Historical changes in the biodiversity of northern Muscidae and Fanniidae (Diptera: Muscoidea) of the Churchill region (Manitoba)
Anaïs Renaud, Department of Entomology, University of Manitoba, Winnipeg, MB, R3T 2N2
Jade Savage, Department of Biological Sciences, Bishop’s University, Sherbrooke, QC, J1M OC8
Anaïs Renaud is an entomology student pursuing a master’s degree at the University of Manitoba. She is co-supervised by Dr. Jade Savage (Bishop’s University) and Dr. Rob Roughley (University of Manitoba). Anaïs spent the summer of 2007 sampling Diptera in Churchill, Manitoba.
Churchill, Manitoba: a fascinating site for researchers
Known as the polar bear capital of Manitoba, Churchill is located on the west coast of Hudson Bay at the level of the 58 parallel. In this area, three biomes meet: marine, tundra, and boreal forest. It is a rich and dynamic environment where researchers have a unique opportunity to conduct field work, as well as enjoy an extraordinary experience. Easy to access by train or plane from Winnipeg, the area of Churchill can be explored with a vehicle on its paved and gravel roads.
The “Churchill” that older entomologists have known is different from the one of today. Between 1942 and 1980, an important United States Air Force military base was located about 8 km east from the actual town of Churchill. The seaport has also changed; today there is more activity with increased grain exports to Russia. Tourists are more numerous and frequent. With the increase of tourism in the area, human activity has changed as has the landscape.
The research project: objectives and hypothesis
The research project aims to provide a new baseline for the muscid and fanniid flies of Churchill. The last inventories of these flies in Churchill were carried more than 40 years ago and they yielded 113 species of Muscidae and 6 species of Fanniidae (Webb 1956, Huckett 1965). Under current trends of global warming, the temperature of most arctic localities has risen twice as fast as in most other areas of the world over the last decades (Hassol 2004). Since temperature is one of the most important factors affecting insect distribution (Battisti et al. 2005), we expect the distribution of the muscids and fanniids of Churchill to have changed over the last decades.
The Muscidae is a dominant group in northern ecosystems, while Fanniidae are less diverse and abundant. The 2007 inventory will provide an estimation of the species composition and abundance of both Muscidae and Fanniidae of this region. After compiling data from the literature and visiting various insect museums of North America to record specimens collected in Churchill before 2007, past and recent data will be compared. Changes in species composition for the area will be recorded and we expect trends such as the absence of northern specialists and northern range expansions from southern taxa. DNA sequences of all recorded species will be submitted to the database associated with the Polar Barcode of life initiative (PolarBol). DNA barcoding may also enable us to assign some ambiguous females to the proper species, as many muscid females are notoriously difficult to identify based on morphology alone.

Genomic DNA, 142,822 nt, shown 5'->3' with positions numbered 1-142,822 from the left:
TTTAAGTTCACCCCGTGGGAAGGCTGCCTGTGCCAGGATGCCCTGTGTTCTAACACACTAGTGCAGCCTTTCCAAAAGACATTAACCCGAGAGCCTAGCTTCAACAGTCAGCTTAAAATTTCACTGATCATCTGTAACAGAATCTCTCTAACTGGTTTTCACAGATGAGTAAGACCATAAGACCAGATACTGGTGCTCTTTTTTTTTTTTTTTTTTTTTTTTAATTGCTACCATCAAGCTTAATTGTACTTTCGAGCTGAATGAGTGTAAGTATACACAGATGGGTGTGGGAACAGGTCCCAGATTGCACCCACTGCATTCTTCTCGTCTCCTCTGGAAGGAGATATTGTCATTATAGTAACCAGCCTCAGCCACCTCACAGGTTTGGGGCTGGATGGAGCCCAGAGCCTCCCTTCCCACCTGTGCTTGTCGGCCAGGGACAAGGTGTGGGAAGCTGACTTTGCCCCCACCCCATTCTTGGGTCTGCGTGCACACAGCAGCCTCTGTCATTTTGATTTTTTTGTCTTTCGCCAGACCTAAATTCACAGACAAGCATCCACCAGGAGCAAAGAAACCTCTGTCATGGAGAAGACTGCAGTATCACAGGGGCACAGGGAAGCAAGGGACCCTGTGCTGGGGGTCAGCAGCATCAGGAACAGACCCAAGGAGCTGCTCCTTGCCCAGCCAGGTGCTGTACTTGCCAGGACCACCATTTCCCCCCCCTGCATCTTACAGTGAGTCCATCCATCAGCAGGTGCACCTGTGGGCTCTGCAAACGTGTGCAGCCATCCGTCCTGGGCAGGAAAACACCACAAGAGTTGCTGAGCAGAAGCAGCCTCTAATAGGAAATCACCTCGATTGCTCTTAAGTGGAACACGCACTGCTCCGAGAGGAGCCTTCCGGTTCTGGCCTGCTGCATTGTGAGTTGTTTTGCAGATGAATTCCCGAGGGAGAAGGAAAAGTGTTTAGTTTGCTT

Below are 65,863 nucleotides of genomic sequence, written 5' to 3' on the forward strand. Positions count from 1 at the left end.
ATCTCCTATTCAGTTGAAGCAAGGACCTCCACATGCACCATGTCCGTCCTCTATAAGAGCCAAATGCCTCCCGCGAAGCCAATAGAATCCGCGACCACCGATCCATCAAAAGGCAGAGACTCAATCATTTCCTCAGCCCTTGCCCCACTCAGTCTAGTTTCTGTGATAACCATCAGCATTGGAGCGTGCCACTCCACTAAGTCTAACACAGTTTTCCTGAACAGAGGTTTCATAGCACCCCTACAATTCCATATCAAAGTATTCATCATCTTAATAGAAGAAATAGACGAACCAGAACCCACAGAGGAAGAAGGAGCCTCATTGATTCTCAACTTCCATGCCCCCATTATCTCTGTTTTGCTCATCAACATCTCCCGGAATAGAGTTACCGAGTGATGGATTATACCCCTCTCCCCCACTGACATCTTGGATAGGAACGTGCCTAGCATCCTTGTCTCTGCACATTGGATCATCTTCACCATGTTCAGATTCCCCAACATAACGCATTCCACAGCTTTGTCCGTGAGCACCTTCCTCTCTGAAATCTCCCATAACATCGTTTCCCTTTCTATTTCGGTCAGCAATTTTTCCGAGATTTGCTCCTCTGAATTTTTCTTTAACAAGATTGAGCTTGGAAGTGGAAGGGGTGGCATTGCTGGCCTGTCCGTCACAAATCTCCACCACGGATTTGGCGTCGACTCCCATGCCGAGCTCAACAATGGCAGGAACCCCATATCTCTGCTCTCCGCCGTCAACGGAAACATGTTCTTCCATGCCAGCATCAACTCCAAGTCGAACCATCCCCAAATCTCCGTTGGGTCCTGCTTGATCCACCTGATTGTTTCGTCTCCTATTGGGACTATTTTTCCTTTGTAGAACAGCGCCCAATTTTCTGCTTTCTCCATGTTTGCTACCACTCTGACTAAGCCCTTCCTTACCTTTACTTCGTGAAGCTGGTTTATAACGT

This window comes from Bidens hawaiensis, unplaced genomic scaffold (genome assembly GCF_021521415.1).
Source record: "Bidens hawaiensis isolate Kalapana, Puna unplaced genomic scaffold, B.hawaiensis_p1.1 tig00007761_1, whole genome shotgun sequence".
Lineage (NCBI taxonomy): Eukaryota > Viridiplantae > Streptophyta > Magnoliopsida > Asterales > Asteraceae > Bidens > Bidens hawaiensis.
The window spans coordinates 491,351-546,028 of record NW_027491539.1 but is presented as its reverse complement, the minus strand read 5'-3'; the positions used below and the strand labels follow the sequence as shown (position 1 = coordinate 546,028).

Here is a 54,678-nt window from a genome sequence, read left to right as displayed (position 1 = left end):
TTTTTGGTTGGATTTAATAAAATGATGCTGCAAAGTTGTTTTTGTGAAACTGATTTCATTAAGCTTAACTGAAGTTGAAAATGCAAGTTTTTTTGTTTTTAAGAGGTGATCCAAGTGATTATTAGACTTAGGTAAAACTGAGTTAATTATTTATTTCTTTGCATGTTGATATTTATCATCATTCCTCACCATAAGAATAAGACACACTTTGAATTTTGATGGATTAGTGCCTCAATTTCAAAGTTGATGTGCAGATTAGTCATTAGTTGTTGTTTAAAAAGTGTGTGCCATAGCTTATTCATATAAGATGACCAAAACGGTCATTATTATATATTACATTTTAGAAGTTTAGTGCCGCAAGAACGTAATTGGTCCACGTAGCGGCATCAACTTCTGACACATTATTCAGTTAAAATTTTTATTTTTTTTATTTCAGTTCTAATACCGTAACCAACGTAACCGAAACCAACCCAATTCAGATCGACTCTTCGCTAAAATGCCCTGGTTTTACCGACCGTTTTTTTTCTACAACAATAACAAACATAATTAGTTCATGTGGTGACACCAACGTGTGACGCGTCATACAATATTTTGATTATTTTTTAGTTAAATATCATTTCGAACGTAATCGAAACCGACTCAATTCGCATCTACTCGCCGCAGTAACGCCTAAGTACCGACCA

For 12 weeks, from mid-June to the end of August, approximately 20,000 specimens of muscid and fanniid flies were collected using Malaise traps, pan traps, and sweep nets at a total of 34 sites. Eight permanent and six temporary sites were chosen to set up Malaise and pan traps while 20 other sites were chosen for sweeping. Wapusk National Park (Broad River and Lapérousse Bay) and the Prince of Wales Fort National Historic Site were part of the survey. Flies were collected in various habitats like the tundra, coniferous forest, Hudson Bay shores, Churchill River bank, regenerating forest, poplar plantation, and fen. So far, 5,000 specimens have been mounted and labeled and the remaining material is currently being processed. Preliminary identifications have already provided two new records of muscids for Churchill. Taxonomic identification will be completed in the upcoming year in Dr. Savage’s laboratory in Sherbrooke, Quebec.
Battisti, A. M. Stastny, S. Netherer, C. Robinet, A. Schopf, A. Roques, and S. Larsson. 2005. Expansion of geographic range in the pine processionary moth caused by increased winter temperatures. Ecological Applications 15(6): 2084–2096.
Hassol, S.J. 2004. Impacts of a Warming Arctic: Arctic Climate Impact Assessment. Cambridge University Press, Cambridge, U.K.
Huckett, H.C. 1965. The Muscidae of Northern Canada, Alaska, and Greenland (Diptera). Memoirs of the Entomological Society of Canada 42: 1–369.
Webb, J.E. 1956. Observations on some filth flies in the vicinity of Fort Churchill, Manitoba, Canada, 1953–54. Journal of Economic Entomology 49: 595–600.